34. 34.
    Carlos LD, de Zea Bermudez V, Amaral VS, Nunes SC, Silva NJO, Sá Ferreira RA, Rocha J, Santilli CV, Ostrovskii D (2007) Nanoscopic photoluminescence memory as a fingerprint of complexity in self-assembled alkyl/siloxane hybrids. Adv Mater 19:341–348CrossRefGoogle Scholar
  35. 35.
    Nunes SC, Silva NJO, Hummer J, Ferreira RAS, Almeida P, Carlos LD, de Zea Bermudez V (2012) Water-mediated structural tunability of an alkyl/siloxane hybrid: from amorphous material to lamellar structure or bilamellar superstructure. RSC Adv 2:2087–2099CrossRefGoogle Scholar
  36. 36.
    Nunes SC, de Zea Bermudez V, Cybinska J, Sa Ferreira RA, Legendziewicz J, Carlos LD, Silva MM, Smith MJ, Ostrovskii D, Rocha J (2005) Structure and photoluminescent features of di-amide cross-linked alkylene-siloxane hybrids. J Mater Chem 15:3876–3886CrossRefGoogle Scholar
  37. 37.
    Born L, Hespe H (1985) On the physical crosslinking of amine-extended polyurethane urea elastomers: a crystallographic analysis of bis-urea from diphenyl methane-4-isocyanate and 1,4-butane diamine. Colloid Polym Sci 263:335–341CrossRefGoogle Scholar
  38. 38.
    Chang YL, West MA, Fowler FW, Lauher JW (1993) An approach to the design of molecular solids. Strategies for controlling the assembly of molecules into two-dimensional layered structures. J Am Chem Soc 115:5991–6000CrossRefGoogle Scholar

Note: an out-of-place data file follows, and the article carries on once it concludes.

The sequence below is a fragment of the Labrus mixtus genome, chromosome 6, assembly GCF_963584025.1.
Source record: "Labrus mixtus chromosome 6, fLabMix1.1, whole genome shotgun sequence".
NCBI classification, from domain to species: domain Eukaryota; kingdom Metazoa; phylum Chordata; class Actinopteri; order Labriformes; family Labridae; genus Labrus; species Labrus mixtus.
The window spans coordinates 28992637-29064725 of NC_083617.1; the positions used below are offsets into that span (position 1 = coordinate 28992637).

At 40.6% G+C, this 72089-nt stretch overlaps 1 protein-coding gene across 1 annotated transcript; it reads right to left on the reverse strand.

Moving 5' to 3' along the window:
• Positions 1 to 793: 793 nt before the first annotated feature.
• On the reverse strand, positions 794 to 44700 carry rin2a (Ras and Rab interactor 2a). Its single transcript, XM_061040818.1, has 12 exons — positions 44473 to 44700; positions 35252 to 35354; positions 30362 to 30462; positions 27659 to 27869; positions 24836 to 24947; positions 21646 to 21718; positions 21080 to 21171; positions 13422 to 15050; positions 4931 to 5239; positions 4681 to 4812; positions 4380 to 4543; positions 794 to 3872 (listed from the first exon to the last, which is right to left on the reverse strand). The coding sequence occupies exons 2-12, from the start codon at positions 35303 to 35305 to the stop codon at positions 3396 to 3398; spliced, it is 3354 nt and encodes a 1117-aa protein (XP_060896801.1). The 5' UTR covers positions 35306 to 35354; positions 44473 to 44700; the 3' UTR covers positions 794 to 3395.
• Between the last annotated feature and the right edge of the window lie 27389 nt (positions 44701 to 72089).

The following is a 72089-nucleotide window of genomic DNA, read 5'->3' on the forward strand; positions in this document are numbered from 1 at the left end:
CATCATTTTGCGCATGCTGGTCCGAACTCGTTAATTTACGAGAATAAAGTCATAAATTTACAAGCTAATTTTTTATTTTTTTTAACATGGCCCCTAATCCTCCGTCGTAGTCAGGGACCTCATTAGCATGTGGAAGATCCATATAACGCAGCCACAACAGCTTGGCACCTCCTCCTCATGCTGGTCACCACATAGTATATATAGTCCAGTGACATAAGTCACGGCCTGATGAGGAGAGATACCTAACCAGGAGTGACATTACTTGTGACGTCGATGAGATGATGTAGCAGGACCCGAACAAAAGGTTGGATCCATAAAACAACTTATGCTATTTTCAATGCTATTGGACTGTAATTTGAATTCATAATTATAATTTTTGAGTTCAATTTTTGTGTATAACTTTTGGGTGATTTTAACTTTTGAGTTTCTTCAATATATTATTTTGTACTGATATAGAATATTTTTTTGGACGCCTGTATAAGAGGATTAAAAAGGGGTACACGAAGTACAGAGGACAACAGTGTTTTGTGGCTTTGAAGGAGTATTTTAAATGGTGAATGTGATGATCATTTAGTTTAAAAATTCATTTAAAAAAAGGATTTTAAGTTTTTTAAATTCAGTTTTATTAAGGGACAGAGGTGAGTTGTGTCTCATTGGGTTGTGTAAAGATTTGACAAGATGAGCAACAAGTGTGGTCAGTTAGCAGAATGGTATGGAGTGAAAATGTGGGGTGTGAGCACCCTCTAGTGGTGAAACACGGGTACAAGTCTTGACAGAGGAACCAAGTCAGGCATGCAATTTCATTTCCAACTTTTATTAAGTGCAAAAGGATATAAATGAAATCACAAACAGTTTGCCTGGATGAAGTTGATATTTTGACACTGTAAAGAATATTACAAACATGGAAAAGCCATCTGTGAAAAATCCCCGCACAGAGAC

39. 39.
    de Loos M, van Esch J, Stokroos I, Kellogg RM, Feringa BL (1997) Remarkable stabilization of self-assembled organogels by polymerization. J Am Chem Soc 119:12675–12676CrossRefGoogle Scholar
  40. 40.
    van Esch J, Kellogg RM, Feringa BL (1997) Di-urea compounds as gelators for organic solvents. Tetrahedron Lett 38:281–284CrossRefGoogle Scholar
  41. 41.
    Nunes SC, Bermudez VDZ, Cybinska J, Ferreira RAS, Legendziewicz J, Carlos LD, Silva MM, Smith MJ, Ostrovskii D, Rocha J (2005) Structure and photoluminescent features of di-amide cross-linked alkylene siloxane hybrids. J Mater Chem 15:3876–3886CrossRefGoogle Scholar
  42. 42.
    de Monredon-Senani S, Bonhomme C, Ribot F, Babonneau F (2009) Covalent grafting of organoalkoxysilanes on silica surfaces in water-rich medium as evidenced by Si-29 NMR. J Sol-Gel Sci Technol 50:152–157CrossRefGoogle Scholar
  43. 43.
    Clauss J, Schmidt-Rohr K, Adam A, Boeffel C, Spiess HW (1992) Stiff macromolecules with aliphatic side chains: side-chain mobility, conformation, and organization from 2D solid-state NMR spectroscopy. Macromolecules 25:5208–5214CrossRefGoogle Scholar
  44. 44.
    Parikh AN, Schivley MA, Koo E, Seshadri K, Aurentz D, Mueller K, Allara DL (1997) n-Alkylsiloxanes: from single monolayers to layered crystals. The formation of crystalline polymers from the hydrolysis of n-octadecyltrichlorosilane. J Am Chem Soc 119:3135–3143CrossRefGoogle Scholar
  45. 45.
    Wang R, Baran G, Wunder SL (2000) Packing and thermal stability of polyoctadecylsiloxane compared with octadecylsilane monolayers. Langmuir 16:6298–6305CrossRefGoogle Scholar
  46. 46.
    Earl WL, VanderHart DL (1979) Observations in solid polyethylenes by carbon-13 nuclear magnetic resonance with magic angle sample spinning. Macromolecules 12:762–767CrossRefGoogle Scholar
  47. 47.
    Nakamura N, Setodoi S (1997) 1,12-Dodecanediol. Acta Cryst C 53:1883–1885CrossRefGoogle Scholar
  48. 48.
    Carlos LD, de Zea Bermudez V, Sá Ferreira RA, Marques L, Assunção M (1999) Sol−gel derived urea cross-linked organically modified silicates. 2. Blue-light emission. Chem Mater 11:581–588CrossRefGoogle Scholar
  49. 49.
    Boehm C, Leveiller F, Jacquemain D, Moehwald H, Kjaer K, Als-Nielsen J, Weissbuch I, Leiserowitz L (1994) Packing characteristics of crystalline monolayers of fatty acid salts, at the air-solution interface, studied by grazing incidence x-ray diffraction. Langmuir 10:830–836CrossRefGoogle Scholar